Cari Vos

Tried and True Technologies, Part 2A: Google

In August, I posted the first of this “Tried and True Technologies” series. That post focused on how you can use mail merging in Word to make life a little easier. This time around, I figured we should just go for a big one: Google.

Google has a ton of apps—not just Mail, Docs, and Sheets either. They have a full repertoire of tools, called the “G Suite.” From this suite, there are two tools that I love and find incredibly easy to use. In this post, I’ll cover the first tool: Google Keep.

I’ll be the first to admit that, although I am thoroughly embedded in technology, I still love my paper solutions—whether that’s taking notes in a book, writing down thoughts on sticky notes, or even covering my office whiteboard with reminders. However, I’m discovering that the more I collaborate with others and work outside of my office walls, the more limitations there are to my beloved paper. If I forget my notebook, I have no point of reference. If I lose a sticky note, I have nearly no way of remembering what it was. If I’m not in the office, I can’t see my whiteboard’s to-do list. My growing forgetfulness has caused me to seek out digital solutions.

I love my sticky notes, so I started using the Sticky Notes app that comes with my computer (available on PCs running Windows 8+ and Macs). However, I found it frustrating that once I’m done with a note, it’s gone forever. I had no way of “looking back through the recycling bin” after I had completed the task.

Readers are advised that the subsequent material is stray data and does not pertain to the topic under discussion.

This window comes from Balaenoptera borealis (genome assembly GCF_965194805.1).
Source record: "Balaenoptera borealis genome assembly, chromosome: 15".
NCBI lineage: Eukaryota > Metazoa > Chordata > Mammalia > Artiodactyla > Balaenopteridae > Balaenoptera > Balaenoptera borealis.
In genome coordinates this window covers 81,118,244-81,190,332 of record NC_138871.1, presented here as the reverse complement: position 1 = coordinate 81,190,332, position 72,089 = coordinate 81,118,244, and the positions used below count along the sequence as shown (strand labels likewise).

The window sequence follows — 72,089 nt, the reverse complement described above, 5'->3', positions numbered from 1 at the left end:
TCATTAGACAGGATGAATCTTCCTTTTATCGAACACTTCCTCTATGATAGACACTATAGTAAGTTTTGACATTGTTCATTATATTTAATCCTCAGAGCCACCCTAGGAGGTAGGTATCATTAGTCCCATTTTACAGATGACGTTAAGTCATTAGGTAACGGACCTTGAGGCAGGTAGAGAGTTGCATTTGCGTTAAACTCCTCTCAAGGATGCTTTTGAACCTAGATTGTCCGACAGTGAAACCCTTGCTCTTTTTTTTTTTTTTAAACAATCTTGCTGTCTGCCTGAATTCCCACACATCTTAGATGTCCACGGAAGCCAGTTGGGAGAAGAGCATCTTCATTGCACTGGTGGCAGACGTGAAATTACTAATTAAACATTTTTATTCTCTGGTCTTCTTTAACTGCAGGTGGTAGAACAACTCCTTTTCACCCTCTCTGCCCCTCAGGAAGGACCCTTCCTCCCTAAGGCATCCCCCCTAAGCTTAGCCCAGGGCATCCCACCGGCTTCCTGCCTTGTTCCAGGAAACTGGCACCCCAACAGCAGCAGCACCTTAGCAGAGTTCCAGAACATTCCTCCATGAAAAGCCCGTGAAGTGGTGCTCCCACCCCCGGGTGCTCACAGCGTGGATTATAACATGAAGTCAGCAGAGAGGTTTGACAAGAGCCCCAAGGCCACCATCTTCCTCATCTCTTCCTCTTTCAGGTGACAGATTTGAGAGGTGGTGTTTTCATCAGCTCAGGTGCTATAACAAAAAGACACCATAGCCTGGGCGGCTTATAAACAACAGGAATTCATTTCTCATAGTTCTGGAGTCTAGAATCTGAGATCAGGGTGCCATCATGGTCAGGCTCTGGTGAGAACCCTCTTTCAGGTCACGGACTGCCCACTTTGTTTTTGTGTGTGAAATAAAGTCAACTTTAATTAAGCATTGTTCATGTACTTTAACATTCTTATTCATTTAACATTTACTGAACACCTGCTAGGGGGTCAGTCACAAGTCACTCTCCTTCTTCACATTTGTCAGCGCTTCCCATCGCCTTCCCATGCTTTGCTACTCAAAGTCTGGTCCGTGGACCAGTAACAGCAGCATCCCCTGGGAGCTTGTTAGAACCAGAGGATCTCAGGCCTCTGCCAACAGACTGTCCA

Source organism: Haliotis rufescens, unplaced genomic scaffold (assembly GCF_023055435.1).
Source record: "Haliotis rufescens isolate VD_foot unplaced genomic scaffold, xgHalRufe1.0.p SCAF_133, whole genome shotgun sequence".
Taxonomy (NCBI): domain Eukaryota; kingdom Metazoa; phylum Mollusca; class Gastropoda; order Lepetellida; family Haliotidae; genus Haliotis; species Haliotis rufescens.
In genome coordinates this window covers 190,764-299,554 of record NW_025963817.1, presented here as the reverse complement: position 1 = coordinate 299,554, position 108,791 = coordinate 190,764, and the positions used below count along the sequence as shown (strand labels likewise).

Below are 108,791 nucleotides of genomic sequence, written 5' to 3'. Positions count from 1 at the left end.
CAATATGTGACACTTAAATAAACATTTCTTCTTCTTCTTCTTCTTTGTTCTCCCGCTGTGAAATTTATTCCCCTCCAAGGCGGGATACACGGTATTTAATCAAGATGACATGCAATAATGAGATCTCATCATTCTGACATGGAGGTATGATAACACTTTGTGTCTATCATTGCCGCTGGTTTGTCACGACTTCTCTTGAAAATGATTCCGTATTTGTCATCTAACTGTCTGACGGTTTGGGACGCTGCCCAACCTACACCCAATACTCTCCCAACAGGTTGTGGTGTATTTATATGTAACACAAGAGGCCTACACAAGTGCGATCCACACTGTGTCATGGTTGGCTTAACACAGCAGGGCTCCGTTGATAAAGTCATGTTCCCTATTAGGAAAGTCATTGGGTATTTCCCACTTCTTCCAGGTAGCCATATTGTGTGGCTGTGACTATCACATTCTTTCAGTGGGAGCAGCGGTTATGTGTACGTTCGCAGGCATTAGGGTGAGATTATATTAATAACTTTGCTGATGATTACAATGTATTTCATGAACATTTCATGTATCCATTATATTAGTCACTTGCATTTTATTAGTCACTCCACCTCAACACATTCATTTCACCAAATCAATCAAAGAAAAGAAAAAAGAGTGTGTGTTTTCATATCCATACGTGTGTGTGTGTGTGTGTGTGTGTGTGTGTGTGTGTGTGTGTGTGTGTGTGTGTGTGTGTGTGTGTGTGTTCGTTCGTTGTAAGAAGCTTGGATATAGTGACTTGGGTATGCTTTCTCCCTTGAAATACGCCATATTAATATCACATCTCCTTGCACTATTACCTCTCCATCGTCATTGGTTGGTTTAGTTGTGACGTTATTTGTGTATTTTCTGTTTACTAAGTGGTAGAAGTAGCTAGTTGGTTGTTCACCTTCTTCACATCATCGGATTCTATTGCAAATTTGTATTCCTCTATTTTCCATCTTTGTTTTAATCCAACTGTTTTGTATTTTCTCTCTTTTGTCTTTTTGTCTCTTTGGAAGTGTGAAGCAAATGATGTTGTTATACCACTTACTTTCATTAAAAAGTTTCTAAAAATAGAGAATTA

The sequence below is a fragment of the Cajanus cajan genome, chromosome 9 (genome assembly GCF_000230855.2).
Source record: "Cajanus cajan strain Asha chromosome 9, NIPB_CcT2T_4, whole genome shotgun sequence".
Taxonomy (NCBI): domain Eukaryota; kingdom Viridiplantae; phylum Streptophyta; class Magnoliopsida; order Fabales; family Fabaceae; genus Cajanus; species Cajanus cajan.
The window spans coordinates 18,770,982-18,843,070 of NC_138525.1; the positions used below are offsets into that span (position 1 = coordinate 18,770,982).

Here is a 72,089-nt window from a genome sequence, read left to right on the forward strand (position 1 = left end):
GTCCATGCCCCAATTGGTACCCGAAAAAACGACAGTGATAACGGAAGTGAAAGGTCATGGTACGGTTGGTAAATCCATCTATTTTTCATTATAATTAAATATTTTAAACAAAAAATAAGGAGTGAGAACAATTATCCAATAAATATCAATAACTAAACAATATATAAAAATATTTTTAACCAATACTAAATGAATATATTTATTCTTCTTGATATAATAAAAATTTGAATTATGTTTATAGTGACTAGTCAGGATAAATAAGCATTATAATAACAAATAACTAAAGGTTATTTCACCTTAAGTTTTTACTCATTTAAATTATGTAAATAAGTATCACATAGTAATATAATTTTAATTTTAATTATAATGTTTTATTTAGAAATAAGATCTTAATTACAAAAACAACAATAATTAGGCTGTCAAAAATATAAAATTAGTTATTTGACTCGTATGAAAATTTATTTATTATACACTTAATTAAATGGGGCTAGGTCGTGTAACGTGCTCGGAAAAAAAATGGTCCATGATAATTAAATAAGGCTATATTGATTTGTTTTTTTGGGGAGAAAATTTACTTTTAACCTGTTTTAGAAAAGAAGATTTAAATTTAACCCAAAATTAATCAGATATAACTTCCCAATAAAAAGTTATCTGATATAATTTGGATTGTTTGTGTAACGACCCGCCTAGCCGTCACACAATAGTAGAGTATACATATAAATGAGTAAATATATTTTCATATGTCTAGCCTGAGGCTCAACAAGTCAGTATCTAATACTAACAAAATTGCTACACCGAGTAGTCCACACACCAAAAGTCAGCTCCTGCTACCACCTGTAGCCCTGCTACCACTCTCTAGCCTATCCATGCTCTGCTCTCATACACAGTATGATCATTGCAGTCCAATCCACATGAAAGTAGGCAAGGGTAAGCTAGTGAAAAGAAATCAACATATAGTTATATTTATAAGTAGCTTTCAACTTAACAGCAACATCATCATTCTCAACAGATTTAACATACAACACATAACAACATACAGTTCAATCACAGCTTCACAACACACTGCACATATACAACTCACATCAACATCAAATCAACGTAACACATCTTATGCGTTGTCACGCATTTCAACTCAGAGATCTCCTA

Enter Google.

Google Keep interface

One of my friends introduced me to Google Keep after she got the new Google Pixel 2. The app comes with the phone and is like a virtual board to keep notes. The app makes it easy to track projects, collaborate with others, and set reminders. Below are some of my favorite features:

Collaborators. In the same way you can invite friends to join a Google Doc or share a file in Google Drive, you can share a note. Your collaborators can edit the note for everyone, or they can make changes that just they see (such as labels, colors, reminders, and archiving).

Color Coding. Ask any of my coworkers and they’ll tell you without missing a beat: I love color-coding everything. I find the visual differentiation of notes really helps me better understand my current workload. I like to be able to see at a glance how many tasks I have split by priority, deadline, or even department. Google Keep lets you quickly and easily change the color of a note (from a palette of 12).

Labels. You can also add tags or labels to your notes. I like to use the labels to mark priority (High, Normal, Low). In the app, you can filter your view to show you things based on labels. So in my case, if I click “High Priority” it will just show me the notes I’ve marked as High Priority.

Archive. There are two ways to get rid of a note once you’re done: delete and archive. Similar to their mail client, delete sends it to the trash (which only saves notes for 7 days before deleting them permanently) and archive sends it to a sort of limbo. Notes in archive don’t show up as active, but are also not deleted permanently from your account. These notes can also be restored to your board as active with the click of a button.

If you are looking for a new solution to track notes or tasks that can be accessed across multiple devices, can be shared with others, and is easy to use, it’s definitely worth checking out Google Keep.

Cari Vos

About Cari Vos

Cari is an eLearning Content Developer with FITS. She received her B.A in Psychology and Linguistics from Calvin College in Grand Rapids, MI and came to DePaul in 2015 for her M.A. in Writing, Rhetoric, and Discourse. She started her tenure at FITS as a graduate assistant, but quickly became enamored with Instructional Technology and recently joined as full-time staff. In addition to her position at FITS, Cari also teaches and conducts research in the Writing, Rhetoric, and Discourse department here at DePaul. When she's not on campus, she enjoys traveling, baking, and spoiling her niece and nephew.

Leave a Reply